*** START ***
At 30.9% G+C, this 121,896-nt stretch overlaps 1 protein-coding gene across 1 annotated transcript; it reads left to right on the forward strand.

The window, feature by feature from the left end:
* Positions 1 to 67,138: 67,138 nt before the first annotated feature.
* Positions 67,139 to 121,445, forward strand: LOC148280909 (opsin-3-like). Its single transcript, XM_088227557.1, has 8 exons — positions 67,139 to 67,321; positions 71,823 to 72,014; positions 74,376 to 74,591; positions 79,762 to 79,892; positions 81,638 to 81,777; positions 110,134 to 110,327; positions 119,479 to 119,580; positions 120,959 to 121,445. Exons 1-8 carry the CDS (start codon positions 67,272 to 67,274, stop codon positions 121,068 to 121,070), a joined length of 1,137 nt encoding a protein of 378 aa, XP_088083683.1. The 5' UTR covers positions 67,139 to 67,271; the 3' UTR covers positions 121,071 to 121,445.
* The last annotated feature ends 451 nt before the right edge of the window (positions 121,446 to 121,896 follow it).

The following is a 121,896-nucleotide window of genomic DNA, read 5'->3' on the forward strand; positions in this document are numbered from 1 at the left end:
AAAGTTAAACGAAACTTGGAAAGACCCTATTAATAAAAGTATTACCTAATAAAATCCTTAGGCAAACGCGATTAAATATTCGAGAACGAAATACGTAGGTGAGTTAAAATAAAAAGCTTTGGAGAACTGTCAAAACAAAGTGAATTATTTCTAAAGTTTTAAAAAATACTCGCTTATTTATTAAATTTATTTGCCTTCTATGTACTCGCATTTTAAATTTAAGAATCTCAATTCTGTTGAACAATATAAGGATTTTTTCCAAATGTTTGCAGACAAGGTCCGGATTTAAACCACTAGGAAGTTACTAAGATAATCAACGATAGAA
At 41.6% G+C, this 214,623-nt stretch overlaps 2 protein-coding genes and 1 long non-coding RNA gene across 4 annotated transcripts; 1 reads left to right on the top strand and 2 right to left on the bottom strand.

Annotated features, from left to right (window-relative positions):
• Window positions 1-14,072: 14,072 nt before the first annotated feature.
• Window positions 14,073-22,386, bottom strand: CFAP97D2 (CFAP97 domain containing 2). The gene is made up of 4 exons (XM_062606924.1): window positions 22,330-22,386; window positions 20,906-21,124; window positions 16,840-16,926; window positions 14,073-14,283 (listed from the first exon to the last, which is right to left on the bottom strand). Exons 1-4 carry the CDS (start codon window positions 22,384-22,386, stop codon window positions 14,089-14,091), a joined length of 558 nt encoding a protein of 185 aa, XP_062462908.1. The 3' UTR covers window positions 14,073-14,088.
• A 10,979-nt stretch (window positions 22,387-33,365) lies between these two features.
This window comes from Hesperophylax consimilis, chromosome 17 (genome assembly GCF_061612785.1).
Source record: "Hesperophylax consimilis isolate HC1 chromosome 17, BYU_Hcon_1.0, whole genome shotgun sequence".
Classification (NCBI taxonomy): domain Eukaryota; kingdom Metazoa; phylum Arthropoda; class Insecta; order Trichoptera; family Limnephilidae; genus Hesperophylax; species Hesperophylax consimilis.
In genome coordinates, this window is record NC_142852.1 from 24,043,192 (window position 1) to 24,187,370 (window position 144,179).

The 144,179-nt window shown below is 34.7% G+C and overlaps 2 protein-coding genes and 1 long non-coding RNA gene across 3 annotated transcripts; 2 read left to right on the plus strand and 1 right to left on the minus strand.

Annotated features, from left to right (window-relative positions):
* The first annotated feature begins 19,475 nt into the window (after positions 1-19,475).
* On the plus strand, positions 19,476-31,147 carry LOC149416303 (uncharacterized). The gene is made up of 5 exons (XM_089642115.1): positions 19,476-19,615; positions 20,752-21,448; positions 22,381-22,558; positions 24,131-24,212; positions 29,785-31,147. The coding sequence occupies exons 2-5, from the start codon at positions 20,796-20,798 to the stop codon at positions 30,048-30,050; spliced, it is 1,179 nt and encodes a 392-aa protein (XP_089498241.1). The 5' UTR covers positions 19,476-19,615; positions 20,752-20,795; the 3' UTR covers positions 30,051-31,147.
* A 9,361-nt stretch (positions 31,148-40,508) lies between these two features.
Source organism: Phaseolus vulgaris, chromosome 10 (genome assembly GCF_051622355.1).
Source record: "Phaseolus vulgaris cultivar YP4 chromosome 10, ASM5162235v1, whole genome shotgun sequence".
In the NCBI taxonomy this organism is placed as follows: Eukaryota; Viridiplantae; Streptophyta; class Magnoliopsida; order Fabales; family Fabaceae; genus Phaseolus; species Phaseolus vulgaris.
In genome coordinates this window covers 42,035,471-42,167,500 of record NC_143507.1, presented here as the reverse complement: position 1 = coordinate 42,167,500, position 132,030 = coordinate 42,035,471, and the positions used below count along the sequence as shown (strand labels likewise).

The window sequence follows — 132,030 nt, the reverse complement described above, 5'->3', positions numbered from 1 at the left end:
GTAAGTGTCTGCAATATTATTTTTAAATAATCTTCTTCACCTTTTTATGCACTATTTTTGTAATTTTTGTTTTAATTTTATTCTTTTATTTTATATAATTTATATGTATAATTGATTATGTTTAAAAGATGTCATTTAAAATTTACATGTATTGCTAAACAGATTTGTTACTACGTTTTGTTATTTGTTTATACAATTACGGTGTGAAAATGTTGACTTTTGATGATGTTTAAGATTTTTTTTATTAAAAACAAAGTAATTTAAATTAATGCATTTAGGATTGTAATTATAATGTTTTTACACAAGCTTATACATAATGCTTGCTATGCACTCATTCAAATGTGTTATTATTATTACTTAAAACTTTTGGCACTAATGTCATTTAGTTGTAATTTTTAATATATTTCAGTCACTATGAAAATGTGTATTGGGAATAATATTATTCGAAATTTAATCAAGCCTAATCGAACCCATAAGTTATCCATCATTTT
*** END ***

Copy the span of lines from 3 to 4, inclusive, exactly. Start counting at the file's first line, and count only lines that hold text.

* Positions 1 to 67,138: 67,138 nt before the first annotated feature.
* Positions 67,139 to 121,445, forward strand: LOC148280909 (opsin-3-like). Its single transcript, XM_088227557.1, has 8 exons — positions 67,139 to 67,321; positions 71,823 to 72,014; positions 74,376 to 74,591; positions 79,762 to 79,892; positions 81,638 to 81,777; positions 110,134 to 110,327; positions 119,479 to 119,580; positions 120,959 to 121,445. Exons 1-8 carry the CDS (start codon positions 67,272 to 67,274, stop codon positions 121,068 to 121,070), a joined length of 1,137 nt encoding a protein of 378 aa, XP_088083683.1. The 5' UTR covers positions 67,139 to 67,271; the 3' UTR covers positions 121,071 to 121,445.